Biblical gematria starts at the very beginning of the bible. Check the gematria calculator for the number 700 and you will find that all the nouns of 1:1 sum to it:
בראשית + אלהים + השמים + הארץ
220 + 86 + 98 + 296 = 700
The other words in Genesis 1:1 (ברא, את, ואת) are verbs and prepositions that tell you to use addition.This may sound complicated but a lot of gematria is simple addition that anyone can find by adding up the nouns.
One other feature that is part and parcel of biblical gematria is the use of mnemonics. These are words that have been set aside to represent a value other than the word sums to. Usually these words relate to the egyptian pictograms that were the origin of the letters. For instance when you see the word “door” in hebrew you calculate it as 4 (for the letter daleth), or when you see the word “eyes” in hebrew you calculate it as 70 (for the letter ayin).
Biblical Gematria was a secret until 5 years ago. Everyone researching whether the bible had code were testing it with the Standard cipher but this is a cover-cipher that was used by the Rabbis in the Talmud to talk about the gematria of the Bible. Biblical gematria is slightly different from Standard Gematria. The shin is 3 (not 300) and the tav is 4 (not 400). This means there’s two letters with the value of 3 and two letters with the value of 4, and because this is counter-intuitive to most people the cipher remained secret.
There are three ways that the order of the alephbet concerns gematria. Firstly, there is a reduced form of gematria which assigns value to letters based on their position. Our calculator uses the term 'the Genesis Order' for this. Secondly, there is a way of counting the letters that is based on the values assigned in reverse; from the last letter of the alephbet to the first letter. Our calculator uses the term 'the Reversal Cipher' for this. Thirdly, some texts are keyed verse by verse according to alphabetic order. These include the Book of Genesis and various A∴A∴ texts written by Aleister Crowley. This way of arranging a text to the alephbet determines the overall meaning of each verse through correspondence with a cosmological map of the heavens and earth.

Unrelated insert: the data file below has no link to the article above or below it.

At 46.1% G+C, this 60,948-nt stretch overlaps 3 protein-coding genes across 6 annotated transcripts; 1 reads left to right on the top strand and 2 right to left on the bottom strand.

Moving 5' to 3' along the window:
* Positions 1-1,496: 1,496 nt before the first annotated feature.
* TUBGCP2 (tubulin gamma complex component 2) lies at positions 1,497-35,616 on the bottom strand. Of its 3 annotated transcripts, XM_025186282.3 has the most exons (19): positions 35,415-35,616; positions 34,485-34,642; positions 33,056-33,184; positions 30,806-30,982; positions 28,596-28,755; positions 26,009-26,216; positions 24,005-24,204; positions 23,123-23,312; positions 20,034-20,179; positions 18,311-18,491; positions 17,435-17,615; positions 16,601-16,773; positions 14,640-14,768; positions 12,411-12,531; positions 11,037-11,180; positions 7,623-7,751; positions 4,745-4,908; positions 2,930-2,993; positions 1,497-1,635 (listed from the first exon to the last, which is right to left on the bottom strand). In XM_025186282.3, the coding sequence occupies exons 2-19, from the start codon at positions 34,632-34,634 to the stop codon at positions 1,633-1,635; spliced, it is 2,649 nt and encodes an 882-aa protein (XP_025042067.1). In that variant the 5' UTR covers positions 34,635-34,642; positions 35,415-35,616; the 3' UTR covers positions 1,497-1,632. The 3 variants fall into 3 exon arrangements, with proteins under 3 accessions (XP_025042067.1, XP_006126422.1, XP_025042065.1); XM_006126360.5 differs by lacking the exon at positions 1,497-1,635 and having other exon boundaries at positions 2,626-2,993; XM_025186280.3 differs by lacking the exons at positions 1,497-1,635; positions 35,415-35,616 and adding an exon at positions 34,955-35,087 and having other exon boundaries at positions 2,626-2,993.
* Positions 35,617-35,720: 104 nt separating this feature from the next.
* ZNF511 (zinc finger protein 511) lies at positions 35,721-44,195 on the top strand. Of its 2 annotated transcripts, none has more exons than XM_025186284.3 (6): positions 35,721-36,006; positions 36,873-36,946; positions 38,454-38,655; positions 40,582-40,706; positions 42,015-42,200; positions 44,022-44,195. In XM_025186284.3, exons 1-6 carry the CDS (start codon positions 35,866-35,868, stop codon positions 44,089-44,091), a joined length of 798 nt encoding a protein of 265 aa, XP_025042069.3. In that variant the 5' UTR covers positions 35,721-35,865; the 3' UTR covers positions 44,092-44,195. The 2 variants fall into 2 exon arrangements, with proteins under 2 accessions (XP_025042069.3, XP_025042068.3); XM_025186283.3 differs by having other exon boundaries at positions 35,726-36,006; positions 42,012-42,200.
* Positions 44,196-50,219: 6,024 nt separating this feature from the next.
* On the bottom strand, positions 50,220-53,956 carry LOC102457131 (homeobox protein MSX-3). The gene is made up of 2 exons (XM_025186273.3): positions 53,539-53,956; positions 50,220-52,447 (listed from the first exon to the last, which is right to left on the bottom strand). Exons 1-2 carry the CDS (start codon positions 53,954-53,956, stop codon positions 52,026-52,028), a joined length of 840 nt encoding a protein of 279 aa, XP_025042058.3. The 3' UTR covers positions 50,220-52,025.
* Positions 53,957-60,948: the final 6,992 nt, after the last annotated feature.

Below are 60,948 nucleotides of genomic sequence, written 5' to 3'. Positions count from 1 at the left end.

The usual order of the alephbet runs from aleph to tav;
א ב ג ד ה ו ז ח ט י כ ל מ נ ס ע פ צ ק ר ש ת
In this arrangement, the letters Shin and Tav are in the last two positions, and this is the traditional and general order that became set around the 12th or 11th century BCE. However, there was also a priestly order for the alephbet that runs from beth to resh, and this arrangement forms the backbone of the Genesis creation story ;
ב א ג ש ד ת ה ו ז ח ט י כ ל מ נ ס ע פ צ ק ר
Here the usual position of aleph and beth are switched, and the letters shin and tav are brought from the end of the alephbet and positioned behind the gimel and the daleth. The letter shin falls into the same third place position as the gimel in this ordering of the alephbet, and the letter tav falls into the same fourth place position as the daleth. However there is no way of showing this abstraction in a written form, or in an ordered list like Genesis 1-2, so the shin is after the gimel and the tav is after daleth.
This priestly ordering of the alephbet produces a twenty count. What made this arrangement special was its total value. When we add together the letters according to their order in the alephbet they total to 217, which is 31 x 7: